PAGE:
Listen to the repeater during the early morning and late afternoon. That’s when it’s likely to be used the most. As you hear stations talking to each other, listen for an opportunity to contribute something–even if it’s just a question. Let’s say that you find two hams discussing computers…

“KRIS from WRIB. Well, I’m definitely going to pick up some extra memory at the show tomorrow. I figure I need at least two megabytes .”

“I don’t know, Larry. I think four megabytes would be a better choice for the kind of software you’re running.”

Even if you don’t own a computer, I bet you can think of a question that will give you an excuse to join the conversation. In the pauses between their transmissions, announce your call sign.

“WB81MY”

“Well, there’s a new voice. Ah… WB81MY…I think it was…this is KRlS. How can I help you’?”

“Hello. My name is Steve and I live in Wallingford. I’m thinking about buying a computer for my Amateur Radio station, but I’ m a little confused. You guys seem knowledgeable. Can you give me a recommendation?”

Perfect! Stroking a person’s ego is the best way to get them talking. With luck, these fellows will be more than happy to show off their expertise. Just keep the questions and comments coming.

If you engage in enough of these conversations on the same repeater, you’ll gradually melt through the shyness barrier. In time, your call sign will be as familiar as any other. When you say, “WB81MY listening,” you’ll have a much better chance of getting a response. After all, they’ll know you.

Getting Involved

Another way to establish yourself is to become involved in club activities. Look for a local club that’s active in public-service events. Attend the meetings regularly and be prepared to volunteer whenever they ask for help.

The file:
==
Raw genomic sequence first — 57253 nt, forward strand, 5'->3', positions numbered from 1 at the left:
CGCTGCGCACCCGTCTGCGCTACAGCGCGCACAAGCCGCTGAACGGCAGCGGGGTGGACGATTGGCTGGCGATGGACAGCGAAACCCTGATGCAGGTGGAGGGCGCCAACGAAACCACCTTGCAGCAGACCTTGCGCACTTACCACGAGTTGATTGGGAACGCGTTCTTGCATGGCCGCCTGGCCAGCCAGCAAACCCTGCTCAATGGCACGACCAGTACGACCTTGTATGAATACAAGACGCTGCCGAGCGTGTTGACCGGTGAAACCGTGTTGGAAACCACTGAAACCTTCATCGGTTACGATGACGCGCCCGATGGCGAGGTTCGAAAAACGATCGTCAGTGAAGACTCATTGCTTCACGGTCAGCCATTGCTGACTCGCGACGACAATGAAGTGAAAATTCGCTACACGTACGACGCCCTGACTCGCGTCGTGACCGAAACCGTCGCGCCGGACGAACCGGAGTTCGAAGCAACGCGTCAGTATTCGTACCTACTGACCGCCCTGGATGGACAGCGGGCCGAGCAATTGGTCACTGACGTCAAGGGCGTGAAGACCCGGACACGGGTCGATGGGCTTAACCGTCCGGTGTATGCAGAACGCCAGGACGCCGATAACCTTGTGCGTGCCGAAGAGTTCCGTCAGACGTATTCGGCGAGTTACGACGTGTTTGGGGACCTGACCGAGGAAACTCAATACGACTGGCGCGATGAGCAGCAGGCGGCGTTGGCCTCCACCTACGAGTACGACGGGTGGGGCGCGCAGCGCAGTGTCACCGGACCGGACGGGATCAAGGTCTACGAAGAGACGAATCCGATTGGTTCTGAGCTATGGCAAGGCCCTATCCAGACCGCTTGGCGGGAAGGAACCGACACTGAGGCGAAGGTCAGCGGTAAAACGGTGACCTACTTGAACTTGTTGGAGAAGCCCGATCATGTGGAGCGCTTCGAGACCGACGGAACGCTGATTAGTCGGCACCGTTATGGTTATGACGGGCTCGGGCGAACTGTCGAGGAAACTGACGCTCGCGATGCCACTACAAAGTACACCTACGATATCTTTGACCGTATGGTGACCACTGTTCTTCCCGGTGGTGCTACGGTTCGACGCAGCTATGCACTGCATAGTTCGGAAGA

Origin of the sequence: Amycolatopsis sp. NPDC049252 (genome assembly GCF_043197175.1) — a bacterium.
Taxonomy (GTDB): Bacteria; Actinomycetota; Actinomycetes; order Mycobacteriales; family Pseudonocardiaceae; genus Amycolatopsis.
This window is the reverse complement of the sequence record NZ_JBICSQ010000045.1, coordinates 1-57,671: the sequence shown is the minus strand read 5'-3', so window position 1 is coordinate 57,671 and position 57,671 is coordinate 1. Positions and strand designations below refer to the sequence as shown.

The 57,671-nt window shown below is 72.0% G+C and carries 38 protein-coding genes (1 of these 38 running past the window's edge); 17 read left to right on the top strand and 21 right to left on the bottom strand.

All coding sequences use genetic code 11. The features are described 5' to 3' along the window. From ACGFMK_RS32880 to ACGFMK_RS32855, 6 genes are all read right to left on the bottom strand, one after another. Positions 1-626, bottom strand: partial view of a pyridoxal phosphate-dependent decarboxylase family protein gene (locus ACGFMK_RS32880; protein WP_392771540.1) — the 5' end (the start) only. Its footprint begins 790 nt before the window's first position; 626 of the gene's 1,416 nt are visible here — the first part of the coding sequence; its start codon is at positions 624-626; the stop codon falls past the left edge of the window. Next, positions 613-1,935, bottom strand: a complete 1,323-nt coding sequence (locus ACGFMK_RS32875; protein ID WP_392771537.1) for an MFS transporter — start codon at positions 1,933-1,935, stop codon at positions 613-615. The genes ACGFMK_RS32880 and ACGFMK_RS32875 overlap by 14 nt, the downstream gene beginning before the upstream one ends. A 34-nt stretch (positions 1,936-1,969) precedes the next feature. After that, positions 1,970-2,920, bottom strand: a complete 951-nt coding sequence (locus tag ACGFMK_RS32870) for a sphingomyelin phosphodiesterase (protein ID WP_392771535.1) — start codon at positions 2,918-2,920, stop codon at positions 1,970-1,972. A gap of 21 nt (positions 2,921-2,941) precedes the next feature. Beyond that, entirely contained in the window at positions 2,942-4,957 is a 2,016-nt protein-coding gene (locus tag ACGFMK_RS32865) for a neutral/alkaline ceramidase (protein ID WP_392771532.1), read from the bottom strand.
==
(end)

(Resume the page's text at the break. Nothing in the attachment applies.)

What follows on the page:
Don’t worry about your lack of experience in public-service operating. Believe me, it isn’t that difficult. You `ll be told exactly what to do and, in most cases, an experienced ham will be nearby.

My first public-service activity was a canoe race in my home town of Dayton, Ohio. I was the new face in the club and I was new to ham radio. When they asked for volunteers, it took a great deal of courage to raise my hand. Boy, am I glad I did!

The race organizers needed “checkers” at various points along the river. It was our task to make sure that each canoe passed our checkpoint safely. I was stationed with my FM transceiver at an isolated rural bridge over the Miami river. As each canoe passed beneath me, I checked it off my list and relayed the information to the net-control station. The sun was shining, a gentle breeze was blowing through the trees and I felt terrific ! Here I was, an Amateur Radio operator, doing an important job with my fellow team members.

After the race, we all met at a local pizza restaurant and swapped stories. Someone asked if I wanted to be part of the communications team for the March of Dimes walk-a-thon the following weekend. Why not? After participating in several public-service events, everyone knew me by name and call. There was never a shortage of someone to talk to on the repeater.

Some Tips to Try

  • Try asking for a signal report rather than simply stating that you’re “listening.” A report request gives an otherwise shy ham an extra incentive to call you.
  • Join a club that’s active in public-service activities. Volunteer for as many events as possible.
  • Active contest clubs are also good prospects. offer youl timc to assist in several major- contests at the club station.

Whatever you do, don’t let social fears keep you from enjoying Amateur Radio to its fullest. If lhe locals are to shy to talk to you, reach out and contact them. You’ll both benefit from the experience !